Of Kenya's total labour force of 9.2 million only about 1.37 million or 15 percent is in (the conventional) formal employment (World Bank 1995: 152). The rest is either in the popular sector -erroneously referred to as informal sector- or regarded as unemployed. This is yet another misnomer. In its strictest sense, unemployment as a concept pertains only to industrialised countries, where a worker, supported by social security benefits, can afford to spend time unemployed. In underdeveloped countries like ours, workers cannot afford that option. They always must work at anything they can do, no matter how unproductive, no matter how poorly paid (UNDP 1996: 46). The Government sees provision of menial jobs to the poor and the vulnerable as a way of fighting poverty. It identifies the construction of rural roads, agro-forestry, dams, irrigation and soil conservation, construction of rural schools and health centres, and residential housing (GoK 1996a: 21) as some of the areas that will provide pro-poor employment opportunities. A number of questions arise from the Government approach:

  • Is it the government policy under SDD to keep a reserve of unskilled labour to do menial jobs?
  • With the Government imposed minimum wage of about Ksh 2,090 against the prevailing price index, is the Government convinced that these jobs will address poverty? Do the people currently engaged in such employment live above the poverty line?
  • Does the Government intend to involve the private profit sector in these efforts? What would be the latter's role? How will it reconcile the quest for super-profits with social responsibility?
  • How does the Government intend to blend the urge to keep a reserve of unskilled labour with the commitment to provide functional education?

While employment creation is important in tackling widespread poverty, labour intensive approach is definitely not the answer.

Employment -conventional and in the popular sector- will definitely increase where there is qualitative and quantitative improvement in production of goods and services. It therefore calls upon NGOs to popularise simple, appropriate and socially acceptable technological innovations, fuse it with traditional coping mechanisms and base the same on available resources and real needs of the local communities. In all this, NGOs should simply play a facilitating role. The communities, using their traditional structures should be the central actors.

The Government expects the private sector to play a leading role in the delivery of the target social services. If our experience with private hospitals, private schools, private real estate developers is anything to go by, we can only wish the Government a lot of luck. Quest for profit does not go hand in hand with public responsibility.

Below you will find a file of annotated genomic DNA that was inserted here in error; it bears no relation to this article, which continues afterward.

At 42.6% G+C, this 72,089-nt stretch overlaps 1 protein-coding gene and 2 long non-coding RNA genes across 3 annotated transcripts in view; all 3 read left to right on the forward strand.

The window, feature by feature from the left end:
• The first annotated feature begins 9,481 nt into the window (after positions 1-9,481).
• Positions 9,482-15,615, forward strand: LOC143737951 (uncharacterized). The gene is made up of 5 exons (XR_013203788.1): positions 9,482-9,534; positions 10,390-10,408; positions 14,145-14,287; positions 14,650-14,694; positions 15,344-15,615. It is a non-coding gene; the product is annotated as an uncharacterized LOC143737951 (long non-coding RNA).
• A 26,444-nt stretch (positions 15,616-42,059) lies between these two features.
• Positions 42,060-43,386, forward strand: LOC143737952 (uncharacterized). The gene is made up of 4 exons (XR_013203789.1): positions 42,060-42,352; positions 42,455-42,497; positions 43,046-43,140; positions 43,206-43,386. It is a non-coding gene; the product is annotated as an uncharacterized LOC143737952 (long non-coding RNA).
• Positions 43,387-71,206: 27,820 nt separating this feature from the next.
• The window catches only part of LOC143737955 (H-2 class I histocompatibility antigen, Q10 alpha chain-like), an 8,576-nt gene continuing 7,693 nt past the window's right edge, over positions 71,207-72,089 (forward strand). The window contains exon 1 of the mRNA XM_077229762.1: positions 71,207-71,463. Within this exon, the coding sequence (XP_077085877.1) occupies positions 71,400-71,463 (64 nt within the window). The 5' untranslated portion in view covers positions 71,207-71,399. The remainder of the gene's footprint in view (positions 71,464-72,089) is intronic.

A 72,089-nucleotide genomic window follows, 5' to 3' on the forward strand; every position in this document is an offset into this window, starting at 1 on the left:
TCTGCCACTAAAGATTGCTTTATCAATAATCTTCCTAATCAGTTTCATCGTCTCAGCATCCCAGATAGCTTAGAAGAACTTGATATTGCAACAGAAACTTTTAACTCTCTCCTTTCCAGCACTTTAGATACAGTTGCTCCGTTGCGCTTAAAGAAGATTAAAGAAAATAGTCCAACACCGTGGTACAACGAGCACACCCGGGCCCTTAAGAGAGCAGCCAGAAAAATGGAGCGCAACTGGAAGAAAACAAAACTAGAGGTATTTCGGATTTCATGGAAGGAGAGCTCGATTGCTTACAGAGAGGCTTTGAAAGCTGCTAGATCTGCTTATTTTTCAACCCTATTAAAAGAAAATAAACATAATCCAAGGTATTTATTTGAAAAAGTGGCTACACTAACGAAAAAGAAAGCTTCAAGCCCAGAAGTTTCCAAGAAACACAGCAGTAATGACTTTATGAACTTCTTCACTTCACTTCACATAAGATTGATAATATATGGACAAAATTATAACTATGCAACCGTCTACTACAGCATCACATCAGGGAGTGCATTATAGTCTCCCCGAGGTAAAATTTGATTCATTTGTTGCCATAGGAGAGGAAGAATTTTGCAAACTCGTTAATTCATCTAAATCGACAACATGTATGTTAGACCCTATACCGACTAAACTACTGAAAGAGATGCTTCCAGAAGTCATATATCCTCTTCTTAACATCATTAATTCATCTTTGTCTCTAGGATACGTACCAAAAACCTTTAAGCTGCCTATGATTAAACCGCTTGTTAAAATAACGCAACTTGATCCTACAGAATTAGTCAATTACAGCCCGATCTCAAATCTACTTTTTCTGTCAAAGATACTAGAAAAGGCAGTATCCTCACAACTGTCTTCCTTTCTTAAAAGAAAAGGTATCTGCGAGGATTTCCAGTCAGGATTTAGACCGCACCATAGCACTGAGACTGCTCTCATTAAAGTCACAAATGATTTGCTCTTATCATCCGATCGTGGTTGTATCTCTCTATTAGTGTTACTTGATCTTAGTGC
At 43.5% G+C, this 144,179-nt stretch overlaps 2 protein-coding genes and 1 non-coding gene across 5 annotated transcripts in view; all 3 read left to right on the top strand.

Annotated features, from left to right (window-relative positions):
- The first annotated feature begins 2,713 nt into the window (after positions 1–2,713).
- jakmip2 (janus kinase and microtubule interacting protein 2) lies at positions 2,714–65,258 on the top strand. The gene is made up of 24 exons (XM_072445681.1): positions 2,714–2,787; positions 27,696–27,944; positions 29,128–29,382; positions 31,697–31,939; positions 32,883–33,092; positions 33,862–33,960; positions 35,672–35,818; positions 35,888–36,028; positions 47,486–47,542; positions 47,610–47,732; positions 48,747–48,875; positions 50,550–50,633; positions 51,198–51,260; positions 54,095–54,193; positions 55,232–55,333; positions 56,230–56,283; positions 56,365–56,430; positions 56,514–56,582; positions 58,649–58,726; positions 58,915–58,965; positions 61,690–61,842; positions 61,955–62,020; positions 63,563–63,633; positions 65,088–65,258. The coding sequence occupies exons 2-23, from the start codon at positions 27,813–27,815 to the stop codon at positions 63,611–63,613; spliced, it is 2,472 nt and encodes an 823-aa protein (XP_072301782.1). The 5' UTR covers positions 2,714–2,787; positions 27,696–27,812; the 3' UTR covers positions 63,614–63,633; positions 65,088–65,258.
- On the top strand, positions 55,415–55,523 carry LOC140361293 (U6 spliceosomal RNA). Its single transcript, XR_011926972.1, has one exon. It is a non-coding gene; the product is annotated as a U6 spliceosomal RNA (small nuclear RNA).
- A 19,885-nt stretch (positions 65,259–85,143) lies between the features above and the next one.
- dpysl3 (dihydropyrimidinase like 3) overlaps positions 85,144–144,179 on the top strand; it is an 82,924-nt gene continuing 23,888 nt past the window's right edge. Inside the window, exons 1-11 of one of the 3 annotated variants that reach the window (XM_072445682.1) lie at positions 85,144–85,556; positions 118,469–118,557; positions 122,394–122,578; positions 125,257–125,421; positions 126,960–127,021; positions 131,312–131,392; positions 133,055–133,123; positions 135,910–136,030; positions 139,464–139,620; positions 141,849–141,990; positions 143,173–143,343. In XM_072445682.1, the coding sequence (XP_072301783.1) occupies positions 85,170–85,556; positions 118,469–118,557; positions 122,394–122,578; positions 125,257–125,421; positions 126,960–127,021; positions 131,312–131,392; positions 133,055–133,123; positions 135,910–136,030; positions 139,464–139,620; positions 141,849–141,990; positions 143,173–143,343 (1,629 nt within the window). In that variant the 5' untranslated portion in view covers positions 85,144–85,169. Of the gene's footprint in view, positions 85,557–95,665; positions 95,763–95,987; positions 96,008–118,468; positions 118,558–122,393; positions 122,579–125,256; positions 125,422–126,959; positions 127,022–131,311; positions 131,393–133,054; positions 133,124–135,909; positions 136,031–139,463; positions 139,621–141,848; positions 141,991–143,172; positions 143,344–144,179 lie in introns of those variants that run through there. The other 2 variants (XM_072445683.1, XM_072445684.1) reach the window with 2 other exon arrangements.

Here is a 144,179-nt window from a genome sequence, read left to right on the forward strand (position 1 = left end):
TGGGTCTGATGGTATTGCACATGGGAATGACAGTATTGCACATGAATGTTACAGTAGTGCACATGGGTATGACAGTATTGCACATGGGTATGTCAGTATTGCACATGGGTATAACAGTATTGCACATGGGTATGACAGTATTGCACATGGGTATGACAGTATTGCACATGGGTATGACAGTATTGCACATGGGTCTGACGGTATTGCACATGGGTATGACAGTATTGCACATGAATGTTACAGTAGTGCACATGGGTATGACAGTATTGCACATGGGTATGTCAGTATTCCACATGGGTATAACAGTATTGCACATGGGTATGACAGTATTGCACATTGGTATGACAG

Employment and economic opportunities

Kenya's employment problem has grown to enormous proportions in the 1990s - with unemployment and underemployment rampant both in the rural and urban areas. The country's labour force is currently estimated to be 11.5 million (1996) and with an annual growth rate of 4.1 % per year, it is forecast that it will be 14.6 million in the year 2000 and about 19.6 million in the year 2010. The development of productive employment, on the other hand, has not kept pace with the increased labour supply and since 1986, with the introduction of SAPs, the employment rate has slowed while the labour growth has accelerated, further aggravating the employment crisis. Significantly, women and youths in general constitute a higher proportion of the unemployment and underemployed especially in the rural areas. Currently more than 2 million people aged between 15-65 years or roughly 23.6 per cent are unemployed. Of the employed, males work 9.0 hours on average while females work 8.7 hours per day.

In addressing this most intractable problem, the Kenyan government has committed itself ( at least on paper) to a number of micro and macro economic policies aimed at creating employment opportunities and particularly targeting the poor and vulnerable groups. It is not possible to interpret the % expenditure in job market programmes but the policies currently in place generally emphasise encouraging environmentally sustainable, labour intensive growth via the private sector, encouraging rural development and urban employment; improvement in the productivity of labour; provision of skills and knowledge for the work force among others. Specifically, some of the measures in this regard include:

  • Promoting small-scale enterprises and small-scale agriculture. (The latter absorbs the largest share of the new entrants to the labour force.
  • For example, the Sessional Paper N-o 1 of 1994 on Recovery and Sustainable Development expects the sector to generate employment for more than 3.1 million people between 1996 and 2010 or about little less than half of all jobs created in that period).
  • Promoting urban informal sector growth. It is forecast that the sector will constitute 20-25 per cent of all employment in the year 2010.
  • Invigorating the private sector to provide more employment. The government has embarked upon a private enterprise led development strategy in which the sector is seen as the dominant driving force.
  • Equitable employment and empowerment of women programmes.